Critique problem statement.. am I doing it right?

  1. i am writing a critique for a research article - it is a group project and i am to critique the problem statement.
    i don't know if i am doing it right, i don't know how to critique if the research problem is "significant to nursing" and if it is "researchable". these are two components our professor want us to critique. but i am really lost. below is what i have so far, can anyone help me read it over to see if i am doing it right, and how exactly do you critique if its researchable? if its not researchable.. how can the research study be published in the first place..

    for this particular study - how do you explain that it is a researchable study? our teacher mentioned about "financial aspect, administrative aspect".. but how do you talk about financial aspect, isn't all research funded differently? and what does administrative aspect mean?

    routine resite of peripheral intravenous devices every 3 days did not reduce complications compared with clinically indicated resite: a randomised controlled trial

    a problem statement should, 1) establish the relevancy and significance of the problem, 2) demonstrate implication to the nursing field, 3) clearly and concisely address the problem to be researched, and 4) be researchable (polit & beck-tatano, 2010).

    to build their case, the authors first demonstrated the prevalent use of piv by providing statistics from journal by the clinical infectious diseases showing that there are nearly “150 million peripheral intravenous devices (ivd) placed each year in north america alone. ivds are vital for delivery of hydration, medicines and nutrition but are not without complications” (rickard, et al., 2010). this immediately gave relevance to the problem explored in the article. the statement is clear and it is supported by justification that peripheral ivd is a popular procedure though it has complications resulting after or during its use. the study also demonstrated the significance for nursing practice when it addresses how the policies of changing piv routinely not only discomforting to the patient but also increases the workload of the nurses as they are usually the ones carrying the responsibilities of monitoring, inserting and removing the pivs. additionally, through reviewing of literature, the authors indicated that several similar rcts have shown the outcome of routine replacement of pivd does not different significantly different compare to routine replacement every 3 days (de jager et al., 2002, p. 832). this means it is realistic to believe that similar experiments (and perhaps similar results) can be conducted and this problem statement is researchable.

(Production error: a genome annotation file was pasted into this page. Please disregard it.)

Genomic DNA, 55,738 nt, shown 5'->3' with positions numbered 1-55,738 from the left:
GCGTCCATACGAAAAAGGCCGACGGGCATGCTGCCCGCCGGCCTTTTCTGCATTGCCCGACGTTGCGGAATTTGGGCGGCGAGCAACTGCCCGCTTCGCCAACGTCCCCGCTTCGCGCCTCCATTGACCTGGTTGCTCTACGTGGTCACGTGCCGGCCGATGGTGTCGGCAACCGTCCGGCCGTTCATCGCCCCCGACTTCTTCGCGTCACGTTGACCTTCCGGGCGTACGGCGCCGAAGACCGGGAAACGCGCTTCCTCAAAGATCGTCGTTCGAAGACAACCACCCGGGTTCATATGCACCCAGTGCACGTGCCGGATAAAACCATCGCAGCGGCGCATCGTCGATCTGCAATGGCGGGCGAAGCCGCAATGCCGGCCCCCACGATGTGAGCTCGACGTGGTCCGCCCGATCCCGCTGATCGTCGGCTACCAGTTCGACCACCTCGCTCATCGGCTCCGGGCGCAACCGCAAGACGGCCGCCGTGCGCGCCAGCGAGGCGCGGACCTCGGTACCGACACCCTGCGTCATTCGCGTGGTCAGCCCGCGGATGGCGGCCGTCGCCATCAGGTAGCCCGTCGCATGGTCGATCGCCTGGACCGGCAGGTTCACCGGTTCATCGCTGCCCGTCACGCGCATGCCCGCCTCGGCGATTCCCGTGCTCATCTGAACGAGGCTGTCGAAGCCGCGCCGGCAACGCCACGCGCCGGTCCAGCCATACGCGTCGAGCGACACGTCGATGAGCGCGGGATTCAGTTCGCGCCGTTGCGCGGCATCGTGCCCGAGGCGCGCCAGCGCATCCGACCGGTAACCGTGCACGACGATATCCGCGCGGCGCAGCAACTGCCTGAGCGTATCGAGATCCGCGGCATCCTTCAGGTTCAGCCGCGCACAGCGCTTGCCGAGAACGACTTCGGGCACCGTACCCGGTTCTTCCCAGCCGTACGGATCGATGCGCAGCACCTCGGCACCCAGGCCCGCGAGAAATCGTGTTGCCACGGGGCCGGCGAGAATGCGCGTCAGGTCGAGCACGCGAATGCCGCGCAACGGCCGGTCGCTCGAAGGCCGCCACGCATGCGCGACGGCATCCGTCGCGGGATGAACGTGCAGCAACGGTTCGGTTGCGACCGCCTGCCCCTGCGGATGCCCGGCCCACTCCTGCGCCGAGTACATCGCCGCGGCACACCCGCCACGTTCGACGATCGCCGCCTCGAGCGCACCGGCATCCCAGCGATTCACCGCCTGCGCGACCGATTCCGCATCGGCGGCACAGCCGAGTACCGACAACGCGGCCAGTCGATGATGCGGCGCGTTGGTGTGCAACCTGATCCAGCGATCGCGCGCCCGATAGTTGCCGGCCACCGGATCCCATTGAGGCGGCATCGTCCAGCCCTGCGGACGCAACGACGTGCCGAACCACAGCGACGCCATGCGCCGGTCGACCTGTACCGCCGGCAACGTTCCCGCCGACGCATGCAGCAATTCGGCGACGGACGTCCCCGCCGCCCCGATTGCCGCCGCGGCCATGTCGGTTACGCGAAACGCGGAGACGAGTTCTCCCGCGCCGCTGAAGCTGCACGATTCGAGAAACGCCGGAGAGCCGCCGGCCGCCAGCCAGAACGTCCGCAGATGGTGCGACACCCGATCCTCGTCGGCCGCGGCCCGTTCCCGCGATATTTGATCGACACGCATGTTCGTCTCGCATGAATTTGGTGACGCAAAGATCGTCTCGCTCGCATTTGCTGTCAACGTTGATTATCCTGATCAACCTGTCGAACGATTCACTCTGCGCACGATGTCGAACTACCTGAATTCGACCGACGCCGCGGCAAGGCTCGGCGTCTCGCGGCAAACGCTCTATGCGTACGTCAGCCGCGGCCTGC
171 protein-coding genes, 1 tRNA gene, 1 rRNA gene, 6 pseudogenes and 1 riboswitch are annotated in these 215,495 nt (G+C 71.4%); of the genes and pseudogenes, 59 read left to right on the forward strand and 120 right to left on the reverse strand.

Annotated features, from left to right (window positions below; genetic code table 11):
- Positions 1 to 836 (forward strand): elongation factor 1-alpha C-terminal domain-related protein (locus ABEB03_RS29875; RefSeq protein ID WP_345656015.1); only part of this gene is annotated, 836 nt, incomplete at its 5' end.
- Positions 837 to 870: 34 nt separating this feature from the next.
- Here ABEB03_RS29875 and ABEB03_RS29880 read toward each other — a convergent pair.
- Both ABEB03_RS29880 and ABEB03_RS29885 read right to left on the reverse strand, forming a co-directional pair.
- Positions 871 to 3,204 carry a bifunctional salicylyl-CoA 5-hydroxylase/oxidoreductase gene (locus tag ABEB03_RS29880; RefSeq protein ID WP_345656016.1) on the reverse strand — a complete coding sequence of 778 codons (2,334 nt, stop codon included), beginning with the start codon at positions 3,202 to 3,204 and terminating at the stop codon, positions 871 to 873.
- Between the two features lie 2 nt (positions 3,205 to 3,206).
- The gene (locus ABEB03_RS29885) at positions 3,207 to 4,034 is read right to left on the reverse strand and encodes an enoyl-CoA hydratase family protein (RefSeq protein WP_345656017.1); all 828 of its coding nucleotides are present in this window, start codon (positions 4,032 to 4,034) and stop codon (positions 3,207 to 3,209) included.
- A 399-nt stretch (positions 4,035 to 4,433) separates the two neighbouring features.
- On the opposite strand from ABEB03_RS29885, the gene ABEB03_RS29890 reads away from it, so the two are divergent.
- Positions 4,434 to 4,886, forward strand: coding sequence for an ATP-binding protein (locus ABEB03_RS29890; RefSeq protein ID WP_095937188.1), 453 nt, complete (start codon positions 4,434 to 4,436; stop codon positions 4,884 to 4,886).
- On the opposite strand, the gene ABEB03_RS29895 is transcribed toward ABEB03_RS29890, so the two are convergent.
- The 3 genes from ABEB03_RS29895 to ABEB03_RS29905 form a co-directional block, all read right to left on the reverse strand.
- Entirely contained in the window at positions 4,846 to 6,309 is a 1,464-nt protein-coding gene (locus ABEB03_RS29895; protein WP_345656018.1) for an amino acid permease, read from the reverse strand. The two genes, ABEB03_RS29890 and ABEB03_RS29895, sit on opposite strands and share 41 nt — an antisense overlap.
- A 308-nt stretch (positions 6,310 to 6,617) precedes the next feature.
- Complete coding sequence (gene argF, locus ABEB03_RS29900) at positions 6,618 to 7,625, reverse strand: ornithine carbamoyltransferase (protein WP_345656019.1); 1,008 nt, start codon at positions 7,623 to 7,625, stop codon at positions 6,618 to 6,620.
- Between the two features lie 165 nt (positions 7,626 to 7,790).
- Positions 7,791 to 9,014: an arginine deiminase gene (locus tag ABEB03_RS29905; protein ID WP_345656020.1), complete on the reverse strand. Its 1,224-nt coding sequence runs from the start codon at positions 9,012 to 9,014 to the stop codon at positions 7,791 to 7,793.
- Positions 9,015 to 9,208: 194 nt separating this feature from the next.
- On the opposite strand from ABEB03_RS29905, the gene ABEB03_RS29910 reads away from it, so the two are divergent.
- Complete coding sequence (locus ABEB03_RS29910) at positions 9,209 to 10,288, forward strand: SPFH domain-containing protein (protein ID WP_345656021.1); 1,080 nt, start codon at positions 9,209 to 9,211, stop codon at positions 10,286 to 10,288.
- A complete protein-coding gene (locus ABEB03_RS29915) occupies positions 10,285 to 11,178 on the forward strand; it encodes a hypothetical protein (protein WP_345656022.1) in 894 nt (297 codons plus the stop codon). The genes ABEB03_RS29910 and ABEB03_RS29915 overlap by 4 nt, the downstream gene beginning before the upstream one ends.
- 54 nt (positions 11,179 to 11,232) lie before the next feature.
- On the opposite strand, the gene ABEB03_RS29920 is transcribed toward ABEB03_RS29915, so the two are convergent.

at the end of the background introduction, the article stated that piv insertion is not only a distressing and unpleasant experience to the patients; it involves staff procedural time, and is also costly to the facility (rickard, et al., 2010). therefore, “if replacement only on clinical indication is safe and effective, this would have important benefits for patients and the health system”. here, the authors presented their point of view in a neutral and conservative way without turning the problem into a statement or proposing a research question. this statement concisely summarized the problems in a sentence but failed to clearly address the need for further research or their intention of doing this study.
    Last edit by miniangel729 on Apr 22, '11
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  3. by   Rob72
    Probably too late to help, but I'm curious as to what you came up with.

    1) "Researchable"- yes, although it would require some digging. My suspicion is that this falls more under QA/QI databases than controlled studies. E.g., if you are doing clinicals/working at a facility, see if they have an outcomes database that has covered PVC practice. I'm a bit leery of European model studies that favor cost-containment, in much the same way I question US studies demonstrating efficacy- that were extended 5 years.

    2) Veeeery limited study, which largely begs further exploration than any usable finding(s). Non-SOC candidates were essentially models of health, with limited or no con-coms. For that demographic, it is a viable model. Having said that, information is needed of morbitity r/inadequate history, undiagnosed con-coms, etc.(if it is going anywhere, other than a generic, "this is my annual academic publication..."). Essentially, it is telling us what we already know. Useful, if you are trying to change a rigid treatment model in the overall healthcare system, but in outcome-based practice facilities, it is being done.